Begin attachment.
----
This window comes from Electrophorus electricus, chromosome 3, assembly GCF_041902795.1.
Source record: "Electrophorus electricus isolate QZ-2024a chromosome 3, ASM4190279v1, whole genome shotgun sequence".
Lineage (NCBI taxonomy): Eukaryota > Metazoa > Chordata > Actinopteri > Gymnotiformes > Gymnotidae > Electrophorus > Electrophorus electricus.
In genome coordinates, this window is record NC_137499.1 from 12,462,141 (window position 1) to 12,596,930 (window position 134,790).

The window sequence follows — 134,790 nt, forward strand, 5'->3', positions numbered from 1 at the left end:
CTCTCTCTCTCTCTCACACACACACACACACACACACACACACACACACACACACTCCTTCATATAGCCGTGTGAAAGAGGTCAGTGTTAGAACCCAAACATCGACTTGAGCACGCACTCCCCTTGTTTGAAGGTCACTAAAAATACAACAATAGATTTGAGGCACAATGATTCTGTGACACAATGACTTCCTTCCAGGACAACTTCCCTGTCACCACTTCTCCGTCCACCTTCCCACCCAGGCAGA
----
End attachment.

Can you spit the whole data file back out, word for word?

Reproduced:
This window comes from Electrophorus electricus, chromosome 3, assembly GCF_041902795.1.
Source record: "Electrophorus electricus isolate QZ-2024a chromosome 3, ASM4190279v1, whole genome shotgun sequence".
Lineage (NCBI taxonomy): Eukaryota > Metazoa > Chordata > Actinopteri > Gymnotiformes > Gymnotidae > Electrophorus > Electrophorus electricus.
In genome coordinates, this window is record NC_137499.1 from 12,462,141 (window position 1) to 12,596,930 (window position 134,790).

The window sequence follows — 134,790 nt, forward strand, 5'->3', positions numbered from 1 at the left end:
CTCTCTCTCTCTCTCACACACACACACACACACACACACACACACACACACACACTCCTTCATATAGCCGTGTGAAAGAGGTCAGTGTTAGAACCCAAACATCGACTTGAGCACGCACTCCCCTTGTTTGAAGGTCACTAAAAATACAACAATAGATTTGAGGCACAATGATTCTGTGACACAATGACTTCCTTCCAGGACAACTTCCCTGTCACCACTTCTCCGTCCACCTTCCCACCCAGGCAGA